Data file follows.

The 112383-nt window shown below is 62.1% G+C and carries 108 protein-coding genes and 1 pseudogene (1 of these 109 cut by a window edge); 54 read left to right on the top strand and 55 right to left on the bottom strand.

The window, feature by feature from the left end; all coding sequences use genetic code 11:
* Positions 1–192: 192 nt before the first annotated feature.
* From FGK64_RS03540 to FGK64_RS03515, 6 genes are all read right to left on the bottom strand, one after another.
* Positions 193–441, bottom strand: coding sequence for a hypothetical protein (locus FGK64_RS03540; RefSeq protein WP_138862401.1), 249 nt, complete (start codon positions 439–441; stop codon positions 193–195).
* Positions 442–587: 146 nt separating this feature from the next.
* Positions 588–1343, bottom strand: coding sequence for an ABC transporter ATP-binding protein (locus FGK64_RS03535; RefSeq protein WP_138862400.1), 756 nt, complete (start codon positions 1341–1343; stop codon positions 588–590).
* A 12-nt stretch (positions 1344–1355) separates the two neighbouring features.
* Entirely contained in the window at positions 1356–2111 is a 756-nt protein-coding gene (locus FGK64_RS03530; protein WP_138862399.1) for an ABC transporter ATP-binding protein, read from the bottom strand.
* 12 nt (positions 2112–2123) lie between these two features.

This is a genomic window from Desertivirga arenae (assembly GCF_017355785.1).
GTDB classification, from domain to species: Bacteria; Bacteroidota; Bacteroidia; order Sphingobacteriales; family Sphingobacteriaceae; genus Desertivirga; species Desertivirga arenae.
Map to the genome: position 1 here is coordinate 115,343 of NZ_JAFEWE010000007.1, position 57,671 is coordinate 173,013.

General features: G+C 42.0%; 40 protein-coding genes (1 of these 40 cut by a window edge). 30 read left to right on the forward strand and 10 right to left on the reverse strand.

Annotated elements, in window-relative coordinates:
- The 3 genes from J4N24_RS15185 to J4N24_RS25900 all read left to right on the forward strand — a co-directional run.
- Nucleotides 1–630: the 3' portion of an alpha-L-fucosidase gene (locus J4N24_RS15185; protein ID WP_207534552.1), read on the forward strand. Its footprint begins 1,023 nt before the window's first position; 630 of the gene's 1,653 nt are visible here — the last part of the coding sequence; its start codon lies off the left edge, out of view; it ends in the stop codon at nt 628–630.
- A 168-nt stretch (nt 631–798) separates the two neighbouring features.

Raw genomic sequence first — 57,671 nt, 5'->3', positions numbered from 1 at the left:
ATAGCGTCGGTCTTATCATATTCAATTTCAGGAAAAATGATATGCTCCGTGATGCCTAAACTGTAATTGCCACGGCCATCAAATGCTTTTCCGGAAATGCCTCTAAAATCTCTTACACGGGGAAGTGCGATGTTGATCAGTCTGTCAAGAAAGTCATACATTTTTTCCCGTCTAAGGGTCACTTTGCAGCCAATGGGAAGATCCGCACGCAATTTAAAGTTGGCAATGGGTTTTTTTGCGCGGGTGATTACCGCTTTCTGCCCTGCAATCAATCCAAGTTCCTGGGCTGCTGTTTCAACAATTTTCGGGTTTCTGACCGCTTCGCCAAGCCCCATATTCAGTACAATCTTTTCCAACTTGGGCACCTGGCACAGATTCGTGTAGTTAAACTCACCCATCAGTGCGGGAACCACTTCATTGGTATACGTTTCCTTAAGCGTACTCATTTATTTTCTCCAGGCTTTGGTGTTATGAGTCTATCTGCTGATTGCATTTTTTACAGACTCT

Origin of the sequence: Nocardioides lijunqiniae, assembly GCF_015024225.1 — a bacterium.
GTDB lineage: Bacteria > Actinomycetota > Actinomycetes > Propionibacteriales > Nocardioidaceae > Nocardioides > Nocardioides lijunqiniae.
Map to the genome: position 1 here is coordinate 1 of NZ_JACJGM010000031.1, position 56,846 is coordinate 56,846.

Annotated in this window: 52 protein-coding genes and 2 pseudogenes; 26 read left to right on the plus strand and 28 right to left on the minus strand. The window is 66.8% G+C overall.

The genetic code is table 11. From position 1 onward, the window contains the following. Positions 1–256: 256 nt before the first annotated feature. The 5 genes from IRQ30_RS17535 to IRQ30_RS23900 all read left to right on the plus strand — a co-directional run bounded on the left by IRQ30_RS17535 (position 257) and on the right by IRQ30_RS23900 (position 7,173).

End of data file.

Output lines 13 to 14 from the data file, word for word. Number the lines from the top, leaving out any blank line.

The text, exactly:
Map to the genome: position 1 here is coordinate 115,343 of NZ_JAFEWE010000007.1, position 57,671 is coordinate 173,013.

General features: G+C 42.0%; 40 protein-coding genes (1 of these 40 cut by a window edge). 30 read left to right on the forward strand and 10 right to left on the reverse strand.